OpenUCT Rising in Visibility

27 Jul 2017
27 Jul 2017



OpenUCT has performed extremely well in the most recent Ranking Web of Repositories published by the Cybermetrics Lab in Spain. OpenUCT is ranked second of 21 repositories in South Africa, and also takes second place of the 80 repositories in Africa. Globally, OpenUCT is ranked 143 out of 2,372 repositories. The aim of the Ranking Web of Repositories is not to grade repositories, but rather to promote Open Access initiatives and global access to academic knowledge.

Access to scholarly output provides a crucial ingredient for the creation of new knowledge. It is well known that Africa remains at the bottom of the global tables in the production of scientific information. The continent is caught in the vicious cycle of low research productivity because of its very limited access to global knowledge, thus remaining a net consumer of knowledge rather than becoming a meaningful contributor to the knowledge economy. Access to scholarly output is the key to breaking this cycle of knowledge famine.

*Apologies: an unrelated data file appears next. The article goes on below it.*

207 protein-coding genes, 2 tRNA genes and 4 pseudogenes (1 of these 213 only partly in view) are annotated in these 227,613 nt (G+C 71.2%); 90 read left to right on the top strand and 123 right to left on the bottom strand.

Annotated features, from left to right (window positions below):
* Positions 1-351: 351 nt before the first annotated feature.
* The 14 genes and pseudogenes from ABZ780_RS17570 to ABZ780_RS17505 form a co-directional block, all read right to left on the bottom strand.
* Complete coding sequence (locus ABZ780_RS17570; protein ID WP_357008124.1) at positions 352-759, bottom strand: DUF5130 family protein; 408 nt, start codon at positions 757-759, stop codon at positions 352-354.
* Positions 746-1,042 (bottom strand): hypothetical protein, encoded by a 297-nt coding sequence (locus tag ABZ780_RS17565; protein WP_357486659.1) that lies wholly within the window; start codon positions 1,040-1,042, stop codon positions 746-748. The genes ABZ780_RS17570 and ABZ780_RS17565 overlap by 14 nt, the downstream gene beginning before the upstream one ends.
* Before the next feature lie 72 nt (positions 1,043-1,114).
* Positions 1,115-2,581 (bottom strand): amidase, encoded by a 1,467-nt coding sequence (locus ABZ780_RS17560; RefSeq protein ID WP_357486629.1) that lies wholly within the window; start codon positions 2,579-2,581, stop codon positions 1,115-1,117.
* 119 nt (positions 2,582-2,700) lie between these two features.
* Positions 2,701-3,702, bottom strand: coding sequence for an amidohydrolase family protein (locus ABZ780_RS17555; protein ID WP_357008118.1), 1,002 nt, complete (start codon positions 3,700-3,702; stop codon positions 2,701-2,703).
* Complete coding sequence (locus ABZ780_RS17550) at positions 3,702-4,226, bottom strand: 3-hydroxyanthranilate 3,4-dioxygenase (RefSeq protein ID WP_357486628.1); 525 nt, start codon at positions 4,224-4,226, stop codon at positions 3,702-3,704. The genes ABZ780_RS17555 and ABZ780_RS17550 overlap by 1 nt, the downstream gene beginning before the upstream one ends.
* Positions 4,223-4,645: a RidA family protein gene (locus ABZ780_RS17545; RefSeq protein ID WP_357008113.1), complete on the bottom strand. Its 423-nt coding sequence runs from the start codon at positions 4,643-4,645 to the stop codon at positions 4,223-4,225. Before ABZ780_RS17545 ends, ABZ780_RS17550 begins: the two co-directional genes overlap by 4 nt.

By having an open institutional repository, UCT provides the platform for global access to scholarship produced at the University. The repository houses over 21,000 items: journal articles, teaching resources, book chapters, theses, dissertations, working papers and research reports. Since OpenUCT’s launch in July 2014, most of these scholarly resources have been fully available to everyone with an internet connection.

UCT’s progressive Open Access Policy seeks to increase the discoverability and visibility of scholarly output; contribute academic resources to social and economic development; and maximize the visibility of UCT scholarship.  This latest ranking shows that OpenUCT has made the Open Access Policy come alive by providing the world with access UCT’s scholarship through increased visibility and discoverability.

The ripple effects of this expanded access to knowledge are expected to be greater use of African scholarship, leading to a significant increase in Africa’s research production for knowledge societies.